Pittosporum viridiflorum (kasuur, cheesewood) is used in traditional medicine for both people and animals. It is also used as a magical plant. It is a beautiful garden tree.
Pittosporum viridiflorum Monograph
This monograph contains details of Pittosporum viridiflorum as per the references cited below. If you can provide any additional information, photos or reliable records, or spot any errors, please leave a comment below or in The Muthi Flora of southern Africa Facebook group.
Traditional Medicinal Uses of Pittosporum viridiflorum
Administered to people: Decoctions made from a piece of bark about 40 cm x 60 cm, pounded and steeped in a pint (600ml) of water is used for febrile complaints. Vomiting is then induced with water. Double the quantity of bark is used in enemas administered for the same purpose. Bark decoctions are also taken for pains in the back and administered as emetics or enemas for stomach troubles, particularly those connected with bile, Such decoctions are also taken, usually in the mornings, to purify the blood. (Hutchings et.al.)
Used for stomach ailments by the Xhosa. Plant decoctions are used for respiratory diseases and bark infusions are used for abdominal pains. Roasted bark is for dysentery. Roots and bark are used for aphrodisiacs and root infusions are taken for chest pains and administered as enemas for dizziness. (Hutchings et.al.)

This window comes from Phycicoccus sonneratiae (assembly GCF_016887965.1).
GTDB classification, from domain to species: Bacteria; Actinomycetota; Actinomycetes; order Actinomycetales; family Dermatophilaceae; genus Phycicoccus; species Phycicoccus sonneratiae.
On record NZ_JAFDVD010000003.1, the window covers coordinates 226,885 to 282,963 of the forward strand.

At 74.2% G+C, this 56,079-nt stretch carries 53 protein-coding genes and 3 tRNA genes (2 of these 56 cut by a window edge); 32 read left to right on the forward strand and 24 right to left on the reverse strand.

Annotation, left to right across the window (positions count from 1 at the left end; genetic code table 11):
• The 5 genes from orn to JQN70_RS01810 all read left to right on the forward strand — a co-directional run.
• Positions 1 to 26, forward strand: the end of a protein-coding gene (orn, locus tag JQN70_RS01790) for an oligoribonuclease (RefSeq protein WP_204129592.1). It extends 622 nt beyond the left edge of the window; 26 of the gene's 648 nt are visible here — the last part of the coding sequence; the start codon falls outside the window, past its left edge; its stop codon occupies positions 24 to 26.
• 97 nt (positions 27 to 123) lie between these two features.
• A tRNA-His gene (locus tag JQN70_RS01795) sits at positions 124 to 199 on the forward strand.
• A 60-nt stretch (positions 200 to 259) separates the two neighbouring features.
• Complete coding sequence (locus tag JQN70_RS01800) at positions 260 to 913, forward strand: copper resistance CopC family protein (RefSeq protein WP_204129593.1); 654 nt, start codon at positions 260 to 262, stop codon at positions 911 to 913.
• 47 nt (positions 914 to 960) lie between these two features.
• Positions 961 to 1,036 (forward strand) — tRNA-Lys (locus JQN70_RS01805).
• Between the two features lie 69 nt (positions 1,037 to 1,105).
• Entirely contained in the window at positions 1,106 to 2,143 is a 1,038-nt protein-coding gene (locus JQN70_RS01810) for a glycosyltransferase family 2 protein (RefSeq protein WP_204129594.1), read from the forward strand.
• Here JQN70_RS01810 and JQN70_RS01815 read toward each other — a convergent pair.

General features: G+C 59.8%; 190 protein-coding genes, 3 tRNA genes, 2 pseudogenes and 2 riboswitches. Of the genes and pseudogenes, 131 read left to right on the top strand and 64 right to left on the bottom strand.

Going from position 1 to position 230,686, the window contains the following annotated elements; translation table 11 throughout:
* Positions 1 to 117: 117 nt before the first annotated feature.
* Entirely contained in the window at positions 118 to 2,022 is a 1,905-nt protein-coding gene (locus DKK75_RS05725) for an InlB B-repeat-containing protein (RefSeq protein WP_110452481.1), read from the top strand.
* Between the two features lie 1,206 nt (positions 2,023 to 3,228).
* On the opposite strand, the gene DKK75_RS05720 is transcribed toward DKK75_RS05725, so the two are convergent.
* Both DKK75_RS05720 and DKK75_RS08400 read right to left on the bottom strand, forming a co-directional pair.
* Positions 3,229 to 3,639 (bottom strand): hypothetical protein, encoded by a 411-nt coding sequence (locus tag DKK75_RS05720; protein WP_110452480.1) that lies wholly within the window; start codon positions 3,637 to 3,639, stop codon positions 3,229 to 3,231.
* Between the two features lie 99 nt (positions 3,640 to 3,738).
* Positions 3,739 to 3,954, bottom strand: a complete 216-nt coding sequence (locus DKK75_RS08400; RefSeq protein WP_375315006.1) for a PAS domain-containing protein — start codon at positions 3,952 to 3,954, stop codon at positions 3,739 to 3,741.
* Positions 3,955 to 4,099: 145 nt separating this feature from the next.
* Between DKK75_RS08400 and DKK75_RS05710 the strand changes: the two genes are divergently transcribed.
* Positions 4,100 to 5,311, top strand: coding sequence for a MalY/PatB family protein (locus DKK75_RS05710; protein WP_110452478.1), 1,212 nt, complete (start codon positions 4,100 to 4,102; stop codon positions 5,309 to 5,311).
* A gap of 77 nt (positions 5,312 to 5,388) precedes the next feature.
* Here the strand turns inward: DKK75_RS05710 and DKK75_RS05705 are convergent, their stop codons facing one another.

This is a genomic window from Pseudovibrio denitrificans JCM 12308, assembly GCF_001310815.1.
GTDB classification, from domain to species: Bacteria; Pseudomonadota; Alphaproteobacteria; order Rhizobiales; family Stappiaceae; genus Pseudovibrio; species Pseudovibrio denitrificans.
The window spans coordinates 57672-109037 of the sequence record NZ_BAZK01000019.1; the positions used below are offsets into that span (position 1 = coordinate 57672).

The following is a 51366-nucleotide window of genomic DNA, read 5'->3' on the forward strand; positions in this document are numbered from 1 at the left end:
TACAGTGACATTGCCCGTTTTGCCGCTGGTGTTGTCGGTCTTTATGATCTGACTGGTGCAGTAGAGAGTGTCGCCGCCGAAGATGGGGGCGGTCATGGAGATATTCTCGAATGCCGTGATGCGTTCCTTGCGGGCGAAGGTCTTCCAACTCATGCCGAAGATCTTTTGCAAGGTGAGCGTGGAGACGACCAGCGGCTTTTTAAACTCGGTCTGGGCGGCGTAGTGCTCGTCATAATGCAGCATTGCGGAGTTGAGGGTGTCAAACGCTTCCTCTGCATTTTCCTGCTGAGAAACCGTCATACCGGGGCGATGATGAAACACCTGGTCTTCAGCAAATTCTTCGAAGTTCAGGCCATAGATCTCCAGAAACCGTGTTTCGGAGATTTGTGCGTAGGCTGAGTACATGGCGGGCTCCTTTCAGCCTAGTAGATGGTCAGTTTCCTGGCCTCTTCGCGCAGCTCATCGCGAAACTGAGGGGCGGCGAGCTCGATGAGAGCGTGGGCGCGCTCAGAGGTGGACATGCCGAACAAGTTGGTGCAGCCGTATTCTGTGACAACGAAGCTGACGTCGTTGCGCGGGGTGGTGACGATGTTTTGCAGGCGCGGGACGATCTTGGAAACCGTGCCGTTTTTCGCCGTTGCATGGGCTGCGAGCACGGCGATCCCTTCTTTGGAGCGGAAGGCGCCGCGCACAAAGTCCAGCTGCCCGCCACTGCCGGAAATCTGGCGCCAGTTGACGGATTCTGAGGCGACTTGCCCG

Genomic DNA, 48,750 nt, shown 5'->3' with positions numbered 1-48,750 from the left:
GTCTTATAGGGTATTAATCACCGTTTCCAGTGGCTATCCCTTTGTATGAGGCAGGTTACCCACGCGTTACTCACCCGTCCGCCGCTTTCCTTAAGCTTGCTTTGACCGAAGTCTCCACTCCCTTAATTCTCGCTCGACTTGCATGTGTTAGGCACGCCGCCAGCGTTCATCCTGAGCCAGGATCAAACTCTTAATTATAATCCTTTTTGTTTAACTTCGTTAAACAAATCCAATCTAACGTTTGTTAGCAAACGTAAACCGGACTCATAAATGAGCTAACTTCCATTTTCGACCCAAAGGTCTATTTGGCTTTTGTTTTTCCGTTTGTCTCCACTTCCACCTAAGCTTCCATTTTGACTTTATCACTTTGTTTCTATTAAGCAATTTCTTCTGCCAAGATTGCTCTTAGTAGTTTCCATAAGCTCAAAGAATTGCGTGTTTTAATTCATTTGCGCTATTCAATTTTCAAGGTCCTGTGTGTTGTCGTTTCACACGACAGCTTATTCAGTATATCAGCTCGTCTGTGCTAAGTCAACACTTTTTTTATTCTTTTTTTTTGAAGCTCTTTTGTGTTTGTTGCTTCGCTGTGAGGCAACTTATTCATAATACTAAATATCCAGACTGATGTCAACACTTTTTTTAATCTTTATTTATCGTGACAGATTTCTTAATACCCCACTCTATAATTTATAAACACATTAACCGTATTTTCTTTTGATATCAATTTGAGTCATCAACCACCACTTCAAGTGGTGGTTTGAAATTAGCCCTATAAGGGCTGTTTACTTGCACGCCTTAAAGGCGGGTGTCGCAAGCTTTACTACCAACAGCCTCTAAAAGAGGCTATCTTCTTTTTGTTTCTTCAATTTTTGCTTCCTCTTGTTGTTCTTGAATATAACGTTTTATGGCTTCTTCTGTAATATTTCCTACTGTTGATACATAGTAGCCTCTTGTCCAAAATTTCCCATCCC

Bark decoctions are reported to ease pain and to produce restfulness. The bark has a peculiar sweet smell and bitter taste. (Hutchings et.al.)
Administered to animals: Roasted bark is used for black gallsickness. (Hutchings et.al.)
Applied in a magical sense: Root infusions are used by the Sotho for accuracy in divining and for protecting patients from witchcraft. (Hutchings et.al.)
Pittosporum viridiflorum is a beautiful garden tree, which can be grown in sun or semi-shade. It can be used in forest and bush clumps as well as a hedge plant. Once planted, do not disturb the roots of Pittosporum viridiflorum. (Wildflower Nursery)
Arnold. T.H., Prentice, C.A., Hawker, L.C., Snyman, E.E., Tomalin, M., Crouch, N.R. and Pottas-Bircher, C. (2002). Medicinal and magical plants of southern Africa: an annotated checklist. Strelitzia 13. South African National Biodiversity Institute, Pretoria.
Hutchings, A., Scott, A.H., Lewis, G., Cunnigham, A.B., (1996). Zulu Medicinal Plants: an inventory. University of Natal
Wildflower Nursery – https://wildflowernursery.co.za/indigenous-plant-database/pittosporum-viridiflorum/. Accessed on 2020/01/06